Cancer and Taxes - What You Need to Know

by GregP_WN

Tax time is here again! Who needs that now especially while you're having to deal with your cancer treatments, appointments, side effects and everything else that comes with a cancer diagnosis, right? As aggravating as it may be to file your taxes, it still has to be done, cancer or not. Here are 4 things you need to know.

Cancer And Taxes

1) Figure out which expenses you can deduct on your taxes. If you’ve been diagnosed with cancer you’ve probably spent a lot more on your healthcare this year. Chances are good that most of those medical expenses are deductible. The IRS takes a pretty generous approach to medical expenses, and everything from payments to doctors and surgeons to the costs of prescription medications, equipment, and supplies is considered deductible. So are premiums you pay for insurance that covers the expenses of medical care, nursing services, and ambulance rides. So figure which of your medical expenses are deductible and which aren’t. The IRS has a list of deductible and non-deductible expenses here.

Claim All The Medical Expenses

2) Get your paperwork together. Once you figure out what to deduct, go back to your medical records to collect some raw numbers on what you paid. Just make sure you have a receipt or statement showing the payment was made, and make sure you only deduct expenses you paid during the 2015 tax year (if you want to deduct expense for an earlier tax year, you’d need to file a Form 1040X, Amended U.S. Individual Income Tax Return).

All Your Expenses Match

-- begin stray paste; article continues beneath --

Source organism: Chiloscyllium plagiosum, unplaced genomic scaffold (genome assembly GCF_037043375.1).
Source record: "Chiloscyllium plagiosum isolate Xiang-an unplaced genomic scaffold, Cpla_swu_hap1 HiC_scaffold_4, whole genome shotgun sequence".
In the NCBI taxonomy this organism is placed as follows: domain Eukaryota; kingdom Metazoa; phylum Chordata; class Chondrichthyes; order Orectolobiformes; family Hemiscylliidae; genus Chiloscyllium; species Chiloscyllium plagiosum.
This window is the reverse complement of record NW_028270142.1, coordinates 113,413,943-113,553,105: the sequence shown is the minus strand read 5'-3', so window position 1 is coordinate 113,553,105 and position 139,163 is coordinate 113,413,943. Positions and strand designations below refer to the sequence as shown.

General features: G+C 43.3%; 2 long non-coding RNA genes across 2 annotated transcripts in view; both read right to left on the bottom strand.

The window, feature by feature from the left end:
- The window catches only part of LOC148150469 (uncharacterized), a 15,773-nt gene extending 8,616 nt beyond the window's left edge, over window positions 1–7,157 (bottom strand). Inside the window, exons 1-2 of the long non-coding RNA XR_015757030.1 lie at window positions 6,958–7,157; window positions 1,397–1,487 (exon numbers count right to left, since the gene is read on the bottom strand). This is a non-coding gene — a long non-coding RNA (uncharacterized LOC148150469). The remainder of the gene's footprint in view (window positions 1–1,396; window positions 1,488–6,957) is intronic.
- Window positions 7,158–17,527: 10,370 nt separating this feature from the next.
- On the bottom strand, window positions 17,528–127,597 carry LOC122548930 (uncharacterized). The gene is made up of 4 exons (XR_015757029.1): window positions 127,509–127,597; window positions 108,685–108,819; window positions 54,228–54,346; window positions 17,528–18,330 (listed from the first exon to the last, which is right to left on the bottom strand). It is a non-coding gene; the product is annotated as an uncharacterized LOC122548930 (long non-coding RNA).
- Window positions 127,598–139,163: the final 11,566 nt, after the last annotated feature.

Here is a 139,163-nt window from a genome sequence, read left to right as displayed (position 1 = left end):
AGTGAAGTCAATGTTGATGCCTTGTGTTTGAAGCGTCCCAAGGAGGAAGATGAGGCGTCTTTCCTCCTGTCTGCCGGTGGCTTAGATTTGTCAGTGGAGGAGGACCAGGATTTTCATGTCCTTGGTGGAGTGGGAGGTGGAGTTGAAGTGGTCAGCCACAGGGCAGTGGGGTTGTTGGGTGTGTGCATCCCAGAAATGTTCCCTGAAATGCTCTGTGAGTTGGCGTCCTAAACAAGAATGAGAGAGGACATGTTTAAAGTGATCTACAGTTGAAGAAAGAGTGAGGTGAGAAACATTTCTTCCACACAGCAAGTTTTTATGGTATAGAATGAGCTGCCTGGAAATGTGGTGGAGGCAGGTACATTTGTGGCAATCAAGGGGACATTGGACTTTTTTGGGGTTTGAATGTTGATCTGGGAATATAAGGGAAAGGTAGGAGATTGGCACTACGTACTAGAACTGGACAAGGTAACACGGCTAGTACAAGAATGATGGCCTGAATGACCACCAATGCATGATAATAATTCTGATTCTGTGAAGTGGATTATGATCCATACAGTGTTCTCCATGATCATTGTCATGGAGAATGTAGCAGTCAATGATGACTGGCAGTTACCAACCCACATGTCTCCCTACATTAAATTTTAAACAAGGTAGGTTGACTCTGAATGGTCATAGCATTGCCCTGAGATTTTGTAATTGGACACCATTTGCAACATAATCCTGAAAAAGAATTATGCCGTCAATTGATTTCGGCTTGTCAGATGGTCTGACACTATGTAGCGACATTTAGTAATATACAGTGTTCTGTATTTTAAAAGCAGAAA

3) Complete a Schedule A (Form 1040). You’ll want to get a copy of this Itemized Deduction worksheet to help figure out how much of your medical expenses you can claim. The basic formula is that you can deduct amounts more than 10% of your adjusted gross income (unless your birthday is before January 2, 1951; then it’s anything over 7.5%). So let’s say your Adjusted Gross Income is $60,000. Ten percent of that is $6,000. If your medical expenses came out above $6,000, you might be able to claim a deduction for your medical expenses.

4) Having trouble with Step 3? Turn to the professionals. If you’re fighting cancer, the last thing you need in your life is more stress. So gather all your records and dump them in the lap of a certified tax preparer or someone you trust. They can also help you negotiate some of the more unusual situations—like what happens if someone gave you a gift to help cover treatment costs or you’ve paid into an HSA account. You may have to spend a little money to save a little money, but look at it as buying peace of mind. If money’s tight, lots of municipalities offer reduced cost or free tax preparation in your community; check out your county’s website or visit your local library. The IRS also has a Volunteer Income Tax Assistance (VITA) program that offers free tax return prep for people who make less than $54,000 a year, have disabilities, or speak English as a second language. Check them out here.

Tax Preparation Help

If you want to learn more about what you can and can’t do, take a look at IRS Publication 502, Medical and Dental Expenses. And share your own tips and advice below to help your fellow What Nexters make this year’s tax time as stress-free as possible!

Do you have any tax prep help that pertains to cancer patients that may be helpful? Please post in the comments, and we wish you all the best with your taxes and your health!

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